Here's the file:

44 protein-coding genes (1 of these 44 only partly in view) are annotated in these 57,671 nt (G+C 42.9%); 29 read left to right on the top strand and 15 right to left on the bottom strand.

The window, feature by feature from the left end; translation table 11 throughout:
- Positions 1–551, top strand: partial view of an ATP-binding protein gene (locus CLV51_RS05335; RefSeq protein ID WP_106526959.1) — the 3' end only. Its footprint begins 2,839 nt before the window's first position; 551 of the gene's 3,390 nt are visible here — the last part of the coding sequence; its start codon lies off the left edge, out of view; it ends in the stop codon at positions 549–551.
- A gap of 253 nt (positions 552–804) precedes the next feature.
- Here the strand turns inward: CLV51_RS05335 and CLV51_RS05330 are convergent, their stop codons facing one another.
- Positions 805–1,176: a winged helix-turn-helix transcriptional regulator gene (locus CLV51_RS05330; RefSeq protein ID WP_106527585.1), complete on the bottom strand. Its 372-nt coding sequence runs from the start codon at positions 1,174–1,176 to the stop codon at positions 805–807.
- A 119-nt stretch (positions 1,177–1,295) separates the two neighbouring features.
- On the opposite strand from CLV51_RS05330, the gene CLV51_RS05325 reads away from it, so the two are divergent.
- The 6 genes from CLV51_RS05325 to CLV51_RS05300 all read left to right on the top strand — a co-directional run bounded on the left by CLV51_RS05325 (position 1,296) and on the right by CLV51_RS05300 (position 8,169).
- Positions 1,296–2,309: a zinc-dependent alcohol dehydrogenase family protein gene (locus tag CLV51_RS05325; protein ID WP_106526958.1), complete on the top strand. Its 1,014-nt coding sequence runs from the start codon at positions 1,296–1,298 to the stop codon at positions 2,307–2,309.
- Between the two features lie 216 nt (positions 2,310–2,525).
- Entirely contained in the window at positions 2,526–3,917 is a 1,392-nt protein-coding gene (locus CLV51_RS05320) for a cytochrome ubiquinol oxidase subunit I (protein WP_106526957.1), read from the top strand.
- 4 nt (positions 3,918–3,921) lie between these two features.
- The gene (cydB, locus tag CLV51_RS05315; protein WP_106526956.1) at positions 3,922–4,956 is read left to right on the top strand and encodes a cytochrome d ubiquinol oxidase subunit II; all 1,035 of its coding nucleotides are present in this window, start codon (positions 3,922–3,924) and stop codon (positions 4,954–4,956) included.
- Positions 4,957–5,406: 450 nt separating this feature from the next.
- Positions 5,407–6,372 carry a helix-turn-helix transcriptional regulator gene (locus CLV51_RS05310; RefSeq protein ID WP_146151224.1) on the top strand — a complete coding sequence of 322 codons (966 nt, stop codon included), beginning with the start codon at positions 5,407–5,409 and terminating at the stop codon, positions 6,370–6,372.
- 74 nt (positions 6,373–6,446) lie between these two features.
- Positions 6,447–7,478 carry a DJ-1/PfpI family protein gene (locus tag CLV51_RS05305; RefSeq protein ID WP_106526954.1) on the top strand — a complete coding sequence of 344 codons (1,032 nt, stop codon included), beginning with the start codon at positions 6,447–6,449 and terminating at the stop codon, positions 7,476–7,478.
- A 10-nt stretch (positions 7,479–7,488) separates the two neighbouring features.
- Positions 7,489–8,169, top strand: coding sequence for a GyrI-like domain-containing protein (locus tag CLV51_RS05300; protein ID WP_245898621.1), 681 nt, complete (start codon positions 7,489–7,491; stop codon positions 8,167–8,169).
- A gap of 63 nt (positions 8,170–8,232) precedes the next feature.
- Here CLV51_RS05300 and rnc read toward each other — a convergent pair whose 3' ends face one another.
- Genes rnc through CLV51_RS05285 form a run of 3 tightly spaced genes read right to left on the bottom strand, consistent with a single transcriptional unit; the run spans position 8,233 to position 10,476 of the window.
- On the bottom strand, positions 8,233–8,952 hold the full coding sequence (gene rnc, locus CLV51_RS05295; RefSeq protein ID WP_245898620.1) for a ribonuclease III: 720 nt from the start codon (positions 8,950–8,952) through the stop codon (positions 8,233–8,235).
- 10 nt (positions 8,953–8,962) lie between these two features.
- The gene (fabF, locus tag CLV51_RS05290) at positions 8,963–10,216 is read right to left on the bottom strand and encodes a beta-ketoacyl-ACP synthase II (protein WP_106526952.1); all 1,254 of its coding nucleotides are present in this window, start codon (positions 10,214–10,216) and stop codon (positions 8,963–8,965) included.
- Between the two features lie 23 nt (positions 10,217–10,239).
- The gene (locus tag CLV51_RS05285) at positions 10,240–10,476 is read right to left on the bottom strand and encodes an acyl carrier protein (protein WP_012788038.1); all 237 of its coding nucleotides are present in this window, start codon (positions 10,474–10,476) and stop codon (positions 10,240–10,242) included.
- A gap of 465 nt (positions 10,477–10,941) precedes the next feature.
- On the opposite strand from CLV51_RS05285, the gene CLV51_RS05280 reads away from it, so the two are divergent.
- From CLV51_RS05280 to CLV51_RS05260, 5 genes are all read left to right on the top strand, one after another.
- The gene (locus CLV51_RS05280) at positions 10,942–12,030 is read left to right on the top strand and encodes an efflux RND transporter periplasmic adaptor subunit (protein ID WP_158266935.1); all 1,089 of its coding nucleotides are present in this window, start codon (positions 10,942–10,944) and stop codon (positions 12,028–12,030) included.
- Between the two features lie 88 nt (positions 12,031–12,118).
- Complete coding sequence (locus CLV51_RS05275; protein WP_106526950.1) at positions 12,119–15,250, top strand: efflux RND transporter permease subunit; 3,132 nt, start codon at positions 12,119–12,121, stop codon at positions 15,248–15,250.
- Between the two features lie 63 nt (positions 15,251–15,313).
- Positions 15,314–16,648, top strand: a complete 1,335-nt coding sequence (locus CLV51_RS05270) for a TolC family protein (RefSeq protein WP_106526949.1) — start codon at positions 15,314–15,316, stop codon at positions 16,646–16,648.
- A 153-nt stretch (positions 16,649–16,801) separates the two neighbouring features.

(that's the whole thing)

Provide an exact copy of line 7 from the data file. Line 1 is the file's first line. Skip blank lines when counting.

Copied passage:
- A 119-nt stretch (positions 1,177–1,295) separates the two neighbouring features.